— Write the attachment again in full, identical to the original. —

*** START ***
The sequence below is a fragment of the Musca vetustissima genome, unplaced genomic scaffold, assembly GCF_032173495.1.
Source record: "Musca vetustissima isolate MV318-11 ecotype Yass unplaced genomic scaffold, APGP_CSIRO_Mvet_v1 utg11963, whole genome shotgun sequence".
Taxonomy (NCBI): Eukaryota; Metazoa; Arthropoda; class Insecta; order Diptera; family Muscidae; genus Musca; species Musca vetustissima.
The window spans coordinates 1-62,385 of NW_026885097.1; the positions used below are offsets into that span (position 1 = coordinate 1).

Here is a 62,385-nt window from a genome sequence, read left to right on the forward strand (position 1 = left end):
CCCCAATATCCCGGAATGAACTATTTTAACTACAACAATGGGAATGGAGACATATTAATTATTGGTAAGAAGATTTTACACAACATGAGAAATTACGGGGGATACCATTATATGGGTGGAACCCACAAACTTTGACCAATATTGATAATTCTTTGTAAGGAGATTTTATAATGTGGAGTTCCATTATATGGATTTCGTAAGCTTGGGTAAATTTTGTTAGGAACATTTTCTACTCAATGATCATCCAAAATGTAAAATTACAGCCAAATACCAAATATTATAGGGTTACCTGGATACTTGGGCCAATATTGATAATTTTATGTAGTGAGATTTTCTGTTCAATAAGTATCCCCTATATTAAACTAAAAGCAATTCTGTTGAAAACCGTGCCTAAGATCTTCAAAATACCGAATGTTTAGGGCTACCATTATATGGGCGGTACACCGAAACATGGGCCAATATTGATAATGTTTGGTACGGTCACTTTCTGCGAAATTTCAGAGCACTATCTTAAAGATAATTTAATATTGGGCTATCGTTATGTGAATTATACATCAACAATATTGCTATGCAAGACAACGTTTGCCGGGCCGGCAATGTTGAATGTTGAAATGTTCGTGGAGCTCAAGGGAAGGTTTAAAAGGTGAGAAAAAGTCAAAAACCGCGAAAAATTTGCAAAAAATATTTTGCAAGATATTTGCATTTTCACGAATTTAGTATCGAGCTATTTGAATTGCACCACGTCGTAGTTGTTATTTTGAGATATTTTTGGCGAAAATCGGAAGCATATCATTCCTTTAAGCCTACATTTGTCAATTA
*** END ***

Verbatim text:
The sequence below is a fragment of the Musca vetustissima genome, unplaced genomic scaffold, assembly GCF_032173495.1.
Source record: "Musca vetustissima isolate MV318-11 ecotype Yass unplaced genomic scaffold, APGP_CSIRO_Mvet_v1 utg11963, whole genome shotgun sequence".
Taxonomy (NCBI): Eukaryota; Metazoa; Arthropoda; class Insecta; order Diptera; family Muscidae; genus Musca; species Musca vetustissima.
The window spans coordinates 1-62,385 of NW_026885097.1; the positions used below are offsets into that span (position 1 = coordinate 1).

Here is a 62,385-nt window from a genome sequence, read left to right on the forward strand (position 1 = left end):
CCCCAATATCCCGGAATGAACTATTTTAACTACAACAATGGGAATGGAGACATATTAATTATTGGTAAGAAGATTTTACACAACATGAGAAATTACGGGGGATACCATTATATGGGTGGAACCCACAAACTTTGACCAATATTGATAATTCTTTGTAAGGAGATTTTATAATGTGGAGTTCCATTATATGGATTTCGTAAGCTTGGGTAAATTTTGTTAGGAACATTTTCTACTCAATGATCATCCAAAATGTAAAATTACAGCCAAATACCAAATATTATAGGGTTACCTGGATACTTGGGCCAATATTGATAATTTTATGTAGTGAGATTTTCTGTTCAATAAGTATCCCCTATATTAAACTAAAAGCAATTCTGTTGAAAACCGTGCCTAAGATCTTCAAAATACCGAATGTTTAGGGCTACCATTATATGGGCGGTACACCGAAACATGGGCCAATATTGATAATGTTTGGTACGGTCACTTTCTGCGAAATTTCAGAGCACTATCTTAAAGATAATTTAATATTGGGCTATCGTTATGTGAATTATACATCAACAATATTGCTATGCAAGACAACGTTTGCCGGGCCGGCAATGTTGAATGTTGAAATGTTCGTGGAGCTCAAGGGAAGGTTTAAAAGGTGAGAAAAAGTCAAAAACCGCGAAAAATTTGCAAAAAATATTTTGCAAGATATTTGCATTTTCACGAATTTAGTATCGAGCTATTTGAATTGCACCACGTCGTAGTTGTTATTTTGAGATATTTTTGGCGAAAATCGGAAGCATATCATTCCTTTAAGCCTACATTTGTCAATTA